Dipodascus australiensis and 17 C for Waltomyces kononenkoe and W. lipofer (Table 1). The cells were
precultured aerobically in the test tubes to the stationary phase of growth and then cultivated on a
reciprocal shaker to the stationary phase in 1 l flasks with 500 ml of optimal mineral medium. After
centrifugation crude extracellular glycoproteins were isolated by precipitation from the supernatant by
adding two volumes of 96% (v/v) ethanol and subsequent centrifugation. The ethanol precipitate was
dissolved in distilled water, dialyzed against distilled water and freeze-dried.
To produce the stress conditions, 4% (W. kononenkoe, W. lipofer) and 8% NaCl (D. australiensis), was added to the control medium.
Preservation in liquid nitrogen
The cell suspension (0.1 ml, 107 - 108 cells in 1 ml) and cryoprotective medium (0.5 ml) were pipetted
into sterile 2-ml polyethylene ampoules (Koh-i-noor, Dalecin), and rapidly frozen in liquid nitrogen (no
later than 1h after pipetting). Three ampoules were used for each strain as well as cryomedium. Cultures
had been stored for one year. After 1 year of storage in liquid nitrogen, the cultures were thawed in a
37 C water bath for 30 min. opened, and recultivated.
Survival of the storage culture
RESULTS AND DISCUSSION
The six crude glycoproteins were tested to determine their effect on the survival of the 10 psychrophilic yeast strains stored in liquid nitrogen.
The strains could be divided into three groups on the basis of their survival rates in the basal medium containing DMSO (8) (Figs. 1, 2). The strains survived only to a limited extent (to 4%) or did not survive in the basal medium without any cryoadditive.
Group I comprised strains with the highest survival rates (20 ? 6%). These strains were typical
psychrophilic species. Each of them produced some protective agent such as carotenoid pigment or
slime. The most suitable glycoprotein cryoprotectants were G2, G4 and G6 produced under
NaClinduced stress conditions. Without DMSO (Figs. 1, 2) the most effective cryomedium was the
one containin2g. TGhe average survival rate was about 75%.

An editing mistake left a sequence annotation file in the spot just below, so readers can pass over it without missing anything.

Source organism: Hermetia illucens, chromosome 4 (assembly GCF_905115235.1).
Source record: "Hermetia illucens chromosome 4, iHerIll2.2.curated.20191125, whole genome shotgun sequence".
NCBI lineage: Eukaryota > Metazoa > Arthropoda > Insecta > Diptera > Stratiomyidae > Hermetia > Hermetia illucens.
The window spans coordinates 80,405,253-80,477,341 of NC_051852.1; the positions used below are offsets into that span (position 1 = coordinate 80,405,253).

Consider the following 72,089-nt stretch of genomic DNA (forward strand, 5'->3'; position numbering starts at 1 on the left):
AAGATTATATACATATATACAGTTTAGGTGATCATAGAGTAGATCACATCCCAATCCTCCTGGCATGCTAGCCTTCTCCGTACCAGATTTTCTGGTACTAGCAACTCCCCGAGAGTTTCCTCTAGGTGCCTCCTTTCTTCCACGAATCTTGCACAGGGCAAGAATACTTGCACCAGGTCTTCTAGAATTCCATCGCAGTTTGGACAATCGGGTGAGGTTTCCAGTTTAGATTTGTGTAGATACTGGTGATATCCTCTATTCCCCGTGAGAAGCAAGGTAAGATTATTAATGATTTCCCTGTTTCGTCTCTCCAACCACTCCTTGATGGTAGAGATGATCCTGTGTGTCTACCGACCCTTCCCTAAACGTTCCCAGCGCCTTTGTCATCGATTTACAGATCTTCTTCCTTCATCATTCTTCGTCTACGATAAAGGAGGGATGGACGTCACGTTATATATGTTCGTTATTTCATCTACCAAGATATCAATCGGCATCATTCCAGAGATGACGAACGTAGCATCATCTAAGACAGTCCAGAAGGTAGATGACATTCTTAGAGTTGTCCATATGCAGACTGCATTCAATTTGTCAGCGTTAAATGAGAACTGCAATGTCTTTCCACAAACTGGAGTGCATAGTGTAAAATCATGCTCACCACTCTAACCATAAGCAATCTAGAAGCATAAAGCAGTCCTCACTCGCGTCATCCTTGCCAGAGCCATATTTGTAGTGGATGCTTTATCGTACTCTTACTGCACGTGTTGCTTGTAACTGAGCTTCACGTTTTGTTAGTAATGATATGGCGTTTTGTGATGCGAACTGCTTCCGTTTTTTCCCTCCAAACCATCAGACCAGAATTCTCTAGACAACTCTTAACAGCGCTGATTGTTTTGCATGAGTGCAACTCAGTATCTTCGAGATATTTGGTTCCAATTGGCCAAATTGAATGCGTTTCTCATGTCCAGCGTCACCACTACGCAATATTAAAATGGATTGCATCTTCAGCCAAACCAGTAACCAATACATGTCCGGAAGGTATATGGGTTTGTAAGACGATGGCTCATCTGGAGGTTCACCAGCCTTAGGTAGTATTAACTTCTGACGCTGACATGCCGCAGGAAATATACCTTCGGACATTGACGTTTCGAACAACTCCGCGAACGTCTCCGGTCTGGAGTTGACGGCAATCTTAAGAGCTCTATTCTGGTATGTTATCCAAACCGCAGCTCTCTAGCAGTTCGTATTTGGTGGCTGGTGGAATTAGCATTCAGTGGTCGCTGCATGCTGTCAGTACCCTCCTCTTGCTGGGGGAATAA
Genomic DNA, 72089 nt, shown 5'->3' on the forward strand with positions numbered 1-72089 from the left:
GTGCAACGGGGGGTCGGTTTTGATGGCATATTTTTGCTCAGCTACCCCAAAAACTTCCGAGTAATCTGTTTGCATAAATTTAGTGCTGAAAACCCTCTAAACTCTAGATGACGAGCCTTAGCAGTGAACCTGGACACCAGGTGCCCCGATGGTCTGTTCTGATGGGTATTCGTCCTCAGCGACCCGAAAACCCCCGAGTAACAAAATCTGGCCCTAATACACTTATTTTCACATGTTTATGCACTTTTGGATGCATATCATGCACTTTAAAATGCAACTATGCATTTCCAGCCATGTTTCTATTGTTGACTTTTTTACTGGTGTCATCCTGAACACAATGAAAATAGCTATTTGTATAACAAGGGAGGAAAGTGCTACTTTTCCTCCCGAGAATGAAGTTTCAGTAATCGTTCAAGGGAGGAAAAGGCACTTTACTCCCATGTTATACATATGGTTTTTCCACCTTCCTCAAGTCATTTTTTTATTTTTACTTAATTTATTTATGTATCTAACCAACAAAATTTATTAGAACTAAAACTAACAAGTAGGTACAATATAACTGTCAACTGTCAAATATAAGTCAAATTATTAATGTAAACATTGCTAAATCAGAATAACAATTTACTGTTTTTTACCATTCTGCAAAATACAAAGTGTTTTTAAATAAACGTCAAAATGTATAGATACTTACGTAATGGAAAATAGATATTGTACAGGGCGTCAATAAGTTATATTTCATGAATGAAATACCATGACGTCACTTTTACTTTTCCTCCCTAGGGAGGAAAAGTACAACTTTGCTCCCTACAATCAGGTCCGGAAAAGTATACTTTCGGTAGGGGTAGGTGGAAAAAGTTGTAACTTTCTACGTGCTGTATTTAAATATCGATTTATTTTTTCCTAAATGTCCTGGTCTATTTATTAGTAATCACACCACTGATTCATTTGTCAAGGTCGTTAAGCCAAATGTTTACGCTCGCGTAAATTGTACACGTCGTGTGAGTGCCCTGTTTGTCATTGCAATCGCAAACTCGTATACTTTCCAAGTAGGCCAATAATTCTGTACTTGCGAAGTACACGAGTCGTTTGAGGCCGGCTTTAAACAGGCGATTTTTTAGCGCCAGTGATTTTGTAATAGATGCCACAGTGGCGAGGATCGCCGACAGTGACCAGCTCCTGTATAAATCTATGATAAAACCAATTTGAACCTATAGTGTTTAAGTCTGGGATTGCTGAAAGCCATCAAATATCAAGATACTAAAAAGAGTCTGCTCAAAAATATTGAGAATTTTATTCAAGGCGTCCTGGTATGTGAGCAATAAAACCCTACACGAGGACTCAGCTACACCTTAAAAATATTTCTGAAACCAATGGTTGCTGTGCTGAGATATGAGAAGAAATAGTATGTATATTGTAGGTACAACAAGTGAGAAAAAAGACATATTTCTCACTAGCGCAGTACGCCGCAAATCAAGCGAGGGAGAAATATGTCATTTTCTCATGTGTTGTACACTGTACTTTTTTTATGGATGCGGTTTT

Group II comprised four strains with lower survival rates (about 15 ? 5%). The strains of D. hungarica and C. gelida survived somewhat, while C. graminis and L. scottii survived to the lesser extent.
Group III comprised the most cryosensitive strains (survival rates 0 - 5%).
In the DMSO-free cryomedium only small differences in the percentage of survival when using various
glycoproteins were observed. The glycoproteins produced by the strains of D. australiensis under stress
conditions (8% NaCl in the cultivation medium) had the highest influence on the cryosensitive
psychrophilic yeast species (Figs. 1, 2). The glycoprotein G2 was the most effective for all strains.
The order of the effectivity of glycoproteins wa2s>:GG1 > G6 > G5 > G3 > G4.
The extracellular yeast glycoproteins produced by the genus Waltomyces (G3, G4, G5 and G6) were not
very effective as cryoprotective agents. The ability of these cultures to grow at the higher concentration
of NaCl is probably dependent on the structure of the glycoproteins produced. During freezing, the
residual solution becomes hypertonic with regard to the intracellular compartment, and thus the cells are
subjected to a fast decrease of osmotic pressure. The glycoproteins isolated from the 8% NaCl medium
were efficient as cryoprotective agents.
The results of the study of the survival rates will be used to develop experimental protocols that minimize osmotic stress without the penetrating cryoprotectant DMSO. The application of the above results to another type of eucaryotic cells has also been described (9).
Group I (with DMSO):
Group II (with DMSO):
Ph. rhodozyma L. antarcticum
Group II (without DMSO):
Group III (with DMSO): Group III (without DMSO):
The author gratefully acknowledges the support from VEGA grant number 2/4145.